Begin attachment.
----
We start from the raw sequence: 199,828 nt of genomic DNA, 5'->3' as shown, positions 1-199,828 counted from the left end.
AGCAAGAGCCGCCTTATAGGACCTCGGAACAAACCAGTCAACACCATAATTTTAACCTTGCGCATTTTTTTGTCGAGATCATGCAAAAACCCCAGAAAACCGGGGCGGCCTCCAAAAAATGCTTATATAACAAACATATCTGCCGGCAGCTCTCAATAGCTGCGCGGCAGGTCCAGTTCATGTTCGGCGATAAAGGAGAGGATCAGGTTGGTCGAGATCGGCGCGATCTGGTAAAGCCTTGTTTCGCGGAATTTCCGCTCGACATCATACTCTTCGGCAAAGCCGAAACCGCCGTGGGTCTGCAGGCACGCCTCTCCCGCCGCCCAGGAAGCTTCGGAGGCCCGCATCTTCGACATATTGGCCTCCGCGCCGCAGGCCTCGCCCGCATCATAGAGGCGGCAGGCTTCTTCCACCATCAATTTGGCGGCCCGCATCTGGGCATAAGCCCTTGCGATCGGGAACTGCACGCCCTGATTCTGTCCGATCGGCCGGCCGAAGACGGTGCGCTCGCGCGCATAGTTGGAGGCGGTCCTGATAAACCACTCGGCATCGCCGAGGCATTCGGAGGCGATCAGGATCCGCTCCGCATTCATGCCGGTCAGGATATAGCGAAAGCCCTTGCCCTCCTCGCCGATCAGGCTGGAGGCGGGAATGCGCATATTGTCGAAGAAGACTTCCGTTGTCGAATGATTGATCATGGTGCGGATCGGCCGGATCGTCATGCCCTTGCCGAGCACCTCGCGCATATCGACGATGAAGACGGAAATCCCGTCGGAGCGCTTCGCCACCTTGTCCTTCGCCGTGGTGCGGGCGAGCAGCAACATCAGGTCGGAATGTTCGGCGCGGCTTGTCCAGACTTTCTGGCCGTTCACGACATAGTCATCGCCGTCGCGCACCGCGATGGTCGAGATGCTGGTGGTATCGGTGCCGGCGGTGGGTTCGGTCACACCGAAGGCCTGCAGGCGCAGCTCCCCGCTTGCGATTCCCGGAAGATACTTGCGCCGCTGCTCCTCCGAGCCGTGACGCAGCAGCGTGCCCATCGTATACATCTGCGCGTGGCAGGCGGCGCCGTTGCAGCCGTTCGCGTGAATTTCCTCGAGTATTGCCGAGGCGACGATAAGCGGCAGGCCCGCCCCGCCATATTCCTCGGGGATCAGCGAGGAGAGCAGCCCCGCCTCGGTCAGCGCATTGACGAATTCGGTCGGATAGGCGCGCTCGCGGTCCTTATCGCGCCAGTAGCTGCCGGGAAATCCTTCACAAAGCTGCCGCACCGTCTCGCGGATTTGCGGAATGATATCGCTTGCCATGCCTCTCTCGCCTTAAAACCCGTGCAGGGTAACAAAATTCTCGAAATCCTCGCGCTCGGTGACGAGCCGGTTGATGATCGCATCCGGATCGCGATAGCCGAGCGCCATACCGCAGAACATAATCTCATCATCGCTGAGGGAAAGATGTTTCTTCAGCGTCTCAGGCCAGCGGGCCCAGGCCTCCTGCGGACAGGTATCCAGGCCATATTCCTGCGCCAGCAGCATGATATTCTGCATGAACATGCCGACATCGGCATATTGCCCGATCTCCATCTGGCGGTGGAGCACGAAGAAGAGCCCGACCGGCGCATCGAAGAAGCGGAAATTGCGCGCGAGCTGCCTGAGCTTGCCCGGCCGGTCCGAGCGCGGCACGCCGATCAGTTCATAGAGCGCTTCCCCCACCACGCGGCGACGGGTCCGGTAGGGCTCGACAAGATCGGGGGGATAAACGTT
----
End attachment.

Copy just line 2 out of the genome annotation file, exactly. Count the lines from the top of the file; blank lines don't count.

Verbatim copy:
AGCAAGAGCCGCCTTATAGGACCTCGGAACAAACCAGTCAACACCATAATTTTAACCTTGCGCATTTTTTTGTCGAGATCATGCAAAAACCCCAGAAAACCGGGGCGGCCTCCAAAAAATGCTTATATAACAAACATATCTGCCGGCAGCTCTCAATAGCTGCGCGGCAGGTCCAGTTCATGTTCGGCGATAAAGGAGAGGATCAGGTTGGTCGAGATCGGCGCGATCTGGTAAAGCCTTGTTTCGCGGAATTTCCGCTCGACATCATACTCTTCGGCAAAGCCGAAACCGCCGTGGGTCTGCAGGCACGCCTCTCCCGCCGCCCAGGAAGCTTCGGAGGCCCGCATCTTCGACATATTGGCCTCCGCGCCGCAGGCCTCGCCCGCATCATAGAGGCGGCAGGCTTCTTCCACCATCAATTTGGCGGCCCGCATCTGGGCATAAGCCCTTGCGATCGGGAACTGCACGCCCTGATTCTGTCCGATCGGCCGGCCGAAGACGGTGCGCTCGCGCGCATAGTTGGAGGCGGTCCTGATAAACCACTCGGCATCGCCGAGGCATTCGGAGGCGATCAGGATCCGCTCCGCATTCATGCCGGTCAGGATATAGCGAAAGCCCTTGCCCTCCTCGCCGATCAGGCTGGAGGCGGGAATGCGCATATTGTCGAAGAAGACTTCCGTTGTCGAATGATTGATCATGGTGCGGATCGGCCGGATCGTCATGCCCTTGCCGAGCACCTCGCGCATATCGACGATGAAGACGGAAATCCCGTCGGAGCGCTTCGCCACCTTGTCCTTCGCCGTGGTGCGGGCGAGCAGCAACATCAGGTCGGAATGTTCGGCGCGGCTTGTCCAGACTTTCTGGCCGTTCACGACATAGTCATCGCCGTCGCGCACCGCGATGGTCGAGATGCTGGTGGTATCGGTGCCGGCGGTGGGTTCGGTCACACCGAAGGCCTGCAGGCGCAGCTCCCCGCTTGCGATTCCCGGAAGATACTTGCGCCGCTGCTCCTCCGAGCCGTGACGCAGCAGCGTGCCCATCGTATACATCTGCGCGTGGCAGGCGGCGCCGTTGCAGCCGTTCGCGTGAATTTCCTCGAGTATTGCCGAGGCGACGATAAGCGGCAGGCCCGCCCCGCCATATTCCTCGGGGATCAGCGAGGAGAGCAGCCCCGCCTCGGTCAGCGCATTGACGAATTCGGTCGGATAGGCGCGCTCGCGGTCCTTATCGCGCCAGTAGCTGCCGGGAAATCCTTCACAAAGCTGCCGCACCGTCTCGCGGATTTGCGGAATGATATCGCTTGCCATGCCTCTCTCGCCTTAAAACCCGTGCAGGGTAACAAAATTCTCGAAATCCTCGCGCTCGGTGACGAGCCGGTTGATGATCGCATCCGGATCGCGATAGCCGAGCGCCATACCGCAGAACATAATCTCATCATCGCTGAGGGAAAGATGTTTCTTCAGCGTCTCAGGCCAGCGGGCCCAGGCCTCCTGCGGACAGGTATCCAGGCCATATTCCTGCGCCAGCAGCATGATATTCTGCATGAACATGCCGACATCGGCATATTGCCCGATCTCCATCTGGCGGTGGAGCACGAAGAAGAGCCCGACCGGCGCATCGAAGAAGCGGAAATTGCGCGCGAGCTGCCTGAGCTTGCCCGGCCGGTCCGAGCGCGGCACGCCGATCAGTTCATAGAGCGCTTCCCCCACCACGCGGCGACGGGTCCGGTAGGGCTCGACAAGATCGGGGGGATAAACGTT